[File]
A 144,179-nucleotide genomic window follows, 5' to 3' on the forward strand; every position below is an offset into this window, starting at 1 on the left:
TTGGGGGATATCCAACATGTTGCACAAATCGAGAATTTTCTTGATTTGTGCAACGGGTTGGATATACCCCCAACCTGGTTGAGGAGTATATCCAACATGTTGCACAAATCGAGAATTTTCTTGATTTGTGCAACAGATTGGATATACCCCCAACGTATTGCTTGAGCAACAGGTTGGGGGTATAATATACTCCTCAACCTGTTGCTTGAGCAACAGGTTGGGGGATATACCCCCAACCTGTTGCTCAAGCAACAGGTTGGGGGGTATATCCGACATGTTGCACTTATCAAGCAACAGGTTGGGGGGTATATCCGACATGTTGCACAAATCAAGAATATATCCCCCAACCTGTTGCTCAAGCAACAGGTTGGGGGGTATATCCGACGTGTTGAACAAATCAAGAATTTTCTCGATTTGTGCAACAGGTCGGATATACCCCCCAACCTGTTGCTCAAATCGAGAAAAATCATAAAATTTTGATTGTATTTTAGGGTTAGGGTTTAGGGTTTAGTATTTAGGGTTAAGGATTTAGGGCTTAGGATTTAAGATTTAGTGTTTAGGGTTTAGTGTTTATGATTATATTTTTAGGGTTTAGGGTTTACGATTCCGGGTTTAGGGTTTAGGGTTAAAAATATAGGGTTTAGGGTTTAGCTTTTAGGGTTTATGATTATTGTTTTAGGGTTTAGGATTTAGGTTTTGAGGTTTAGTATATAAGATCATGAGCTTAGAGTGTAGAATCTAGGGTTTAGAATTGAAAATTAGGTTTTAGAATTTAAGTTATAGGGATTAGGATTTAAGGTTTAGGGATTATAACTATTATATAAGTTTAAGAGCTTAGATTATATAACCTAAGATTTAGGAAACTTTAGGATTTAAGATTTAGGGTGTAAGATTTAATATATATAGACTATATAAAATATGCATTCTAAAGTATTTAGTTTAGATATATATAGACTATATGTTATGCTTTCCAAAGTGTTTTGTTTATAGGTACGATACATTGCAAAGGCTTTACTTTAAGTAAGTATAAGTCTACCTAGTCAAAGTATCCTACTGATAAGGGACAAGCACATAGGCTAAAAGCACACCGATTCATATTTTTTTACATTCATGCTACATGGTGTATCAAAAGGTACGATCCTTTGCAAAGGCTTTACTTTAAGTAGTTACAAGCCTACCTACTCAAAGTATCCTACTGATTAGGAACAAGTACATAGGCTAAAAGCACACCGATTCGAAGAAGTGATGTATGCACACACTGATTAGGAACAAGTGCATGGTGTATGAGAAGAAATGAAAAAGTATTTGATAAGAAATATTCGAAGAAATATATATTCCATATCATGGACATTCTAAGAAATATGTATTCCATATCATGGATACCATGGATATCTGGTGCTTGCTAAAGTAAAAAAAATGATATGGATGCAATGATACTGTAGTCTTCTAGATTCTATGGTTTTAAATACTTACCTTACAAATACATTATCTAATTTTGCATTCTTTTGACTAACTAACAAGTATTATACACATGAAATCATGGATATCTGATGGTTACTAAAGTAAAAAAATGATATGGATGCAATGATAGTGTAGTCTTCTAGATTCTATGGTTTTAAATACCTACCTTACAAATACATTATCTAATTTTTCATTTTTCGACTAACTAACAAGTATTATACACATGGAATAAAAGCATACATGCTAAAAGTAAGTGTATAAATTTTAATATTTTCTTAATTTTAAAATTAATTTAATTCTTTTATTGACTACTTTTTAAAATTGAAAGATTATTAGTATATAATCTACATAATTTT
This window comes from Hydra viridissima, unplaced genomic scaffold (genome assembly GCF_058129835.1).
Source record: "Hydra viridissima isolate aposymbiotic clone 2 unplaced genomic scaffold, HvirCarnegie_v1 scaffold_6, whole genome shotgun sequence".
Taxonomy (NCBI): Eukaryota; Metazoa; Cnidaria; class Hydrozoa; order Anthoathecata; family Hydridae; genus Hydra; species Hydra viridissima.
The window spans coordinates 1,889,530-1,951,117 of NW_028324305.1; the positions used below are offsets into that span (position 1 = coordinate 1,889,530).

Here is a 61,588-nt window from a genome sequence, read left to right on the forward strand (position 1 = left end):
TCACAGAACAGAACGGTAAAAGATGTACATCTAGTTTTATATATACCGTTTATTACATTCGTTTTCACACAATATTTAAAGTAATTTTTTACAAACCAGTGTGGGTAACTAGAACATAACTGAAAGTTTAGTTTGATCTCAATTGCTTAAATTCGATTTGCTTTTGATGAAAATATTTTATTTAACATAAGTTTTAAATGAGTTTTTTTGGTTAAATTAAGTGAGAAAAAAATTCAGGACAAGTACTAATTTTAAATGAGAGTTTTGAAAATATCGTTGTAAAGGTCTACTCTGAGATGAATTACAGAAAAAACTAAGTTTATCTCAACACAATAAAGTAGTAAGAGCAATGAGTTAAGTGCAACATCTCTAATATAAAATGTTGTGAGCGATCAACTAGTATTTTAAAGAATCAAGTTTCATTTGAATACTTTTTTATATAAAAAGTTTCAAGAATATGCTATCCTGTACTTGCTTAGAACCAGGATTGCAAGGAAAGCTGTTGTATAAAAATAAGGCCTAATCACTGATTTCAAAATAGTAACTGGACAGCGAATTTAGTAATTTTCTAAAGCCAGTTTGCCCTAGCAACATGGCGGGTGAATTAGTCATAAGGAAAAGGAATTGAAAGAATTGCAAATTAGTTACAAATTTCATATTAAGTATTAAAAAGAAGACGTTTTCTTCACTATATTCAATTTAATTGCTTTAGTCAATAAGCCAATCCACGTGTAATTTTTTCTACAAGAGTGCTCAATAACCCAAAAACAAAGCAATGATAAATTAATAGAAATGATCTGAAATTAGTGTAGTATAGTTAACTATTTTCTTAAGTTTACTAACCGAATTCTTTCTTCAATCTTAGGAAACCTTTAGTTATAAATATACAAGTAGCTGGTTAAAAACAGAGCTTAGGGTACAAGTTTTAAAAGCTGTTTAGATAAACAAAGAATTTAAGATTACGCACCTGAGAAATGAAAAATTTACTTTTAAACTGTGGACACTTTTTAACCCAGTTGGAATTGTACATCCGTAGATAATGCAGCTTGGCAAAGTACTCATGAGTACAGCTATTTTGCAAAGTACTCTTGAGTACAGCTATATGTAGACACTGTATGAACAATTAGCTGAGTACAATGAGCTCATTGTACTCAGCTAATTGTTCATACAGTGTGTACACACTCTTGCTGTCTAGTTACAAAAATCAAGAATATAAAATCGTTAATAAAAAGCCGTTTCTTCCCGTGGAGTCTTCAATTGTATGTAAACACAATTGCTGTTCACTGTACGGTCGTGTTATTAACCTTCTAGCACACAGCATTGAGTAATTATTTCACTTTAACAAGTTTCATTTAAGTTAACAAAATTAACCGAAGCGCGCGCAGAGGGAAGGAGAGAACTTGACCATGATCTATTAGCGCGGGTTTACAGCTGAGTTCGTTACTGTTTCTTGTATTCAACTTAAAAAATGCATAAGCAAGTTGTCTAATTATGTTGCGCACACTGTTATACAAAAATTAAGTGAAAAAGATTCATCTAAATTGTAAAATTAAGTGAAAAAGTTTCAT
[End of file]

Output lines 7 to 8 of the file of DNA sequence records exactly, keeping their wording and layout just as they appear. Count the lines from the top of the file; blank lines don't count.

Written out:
Here is a 61,588-nt window from a genome sequence, read left to right on the forward strand (position 1 = left end):
TCACAGAACAGAACGGTAAAAGATGTACATCTAGTTTTATATATACCGTTTATTACATTCGTTTTCACACAATATTTAAAGTAATTTTTTACAAACCAGTGTGGGTAACTAGAACATAACTGAAAGTTTAGTTTGATCTCAATTGCTTAAATTCGATTTGCTTTTGATGAAAATATTTTATTTAACATAAGTTTTAAATGAGTTTTTTTGGTTAAATTAAGTGAGAAAAAAATTCAGGACAAGTACTAATTTTAAATGAGAGTTTTGAAAATATCGTTGTAAAGGTCTACTCTGAGATGAATTACAGAAAAAACTAAGTTTATCTCAACACAATAAAGTAGTAAGAGCAATGAGTTAAGTGCAACATCTCTAATATAAAATGTTGTGAGCGATCAACTAGTATTTTAAAGAATCAAGTTTCATTTGAATACTTTTTTATATAAAAAGTTTCAAGAATATGCTATCCTGTACTTGCTTAGAACCAGGATTGCAAGGAAAGCTGTTGTATAAAAATAAGGCCTAATCACTGATTTCAAAATAGTAACTGGACAGCGAATTTAGTAATTTTCTAAAGCCAGTTTGCCCTAGCAACATGGCGGGTGAATTAGTCATAAGGAAAAGGAATTGAAAGAATTGCAAATTAGTTACAAATTTCATATTAAGTATTAAAAAGAAGACGTTTTCTTCACTATATTCAATTTAATTGCTTTAGTCAATAAGCCAATCCACGTGTAATTTTTTCTACAAGAGTGCTCAATAACCCAAAAACAAAGCAATGATAAATTAATAGAAATGATCTGAAATTAGTGTAGTATAGTTAACTATTTTCTTAAGTTTACTAACCGAATTCTTTCTTCAATCTTAGGAAACCTTTAGTTATAAATATACAAGTAGCTGGTTAAAAACAGAGCTTAGGGTACAAGTTTTAAAAGCTGTTTAGATAAACAAAGAATTTAAGATTACGCACCTGAGAAATGAAAAATTTACTTTTAAACTGTGGACACTTTTTAACCCAGTTGGAATTGTACATCCGTAGATAATGCAGCTTGGCAAAGTACTCATGAGTACAGCTATTTTGCAAAGTACTCTTGAGTACAGCTATATGTAGACACTGTATGAACAATTAGCTGAGTACAATGAGCTCATTGTACTCAGCTAATTGTTCATACAGTGTGTACACACTCTTGCTGTCTAGTTACAAAAATCAAGAATATAAAATCGTTAATAAAAAGCCGTTTCTTCCCGTGGAGTCTTCAATTGTATGTAAACACAATTGCTGTTCACTGTACGGTCGTGTTATTAACCTTCTAGCACACAGCATTGAGTAATTATTTCACTTTAACAAGTTTCATTTAAGTTAACAAAATTAACCGAAGCGCGCGCAGAGGGAAGGAGAGAACTTGACCATGATCTATTAGCGCGGGTTTACAGCTGAGTTCGTTACTGTTTCTTGTATTCAACTTAAAAAATGCATAAGCAAGTTGTCTAATTATGTTGCGCACACTGTTATACAAAAATTAAGTGAAAAAGATTCATCTAAATTGTAAAATTAAGTGAAAAAGTTTCAT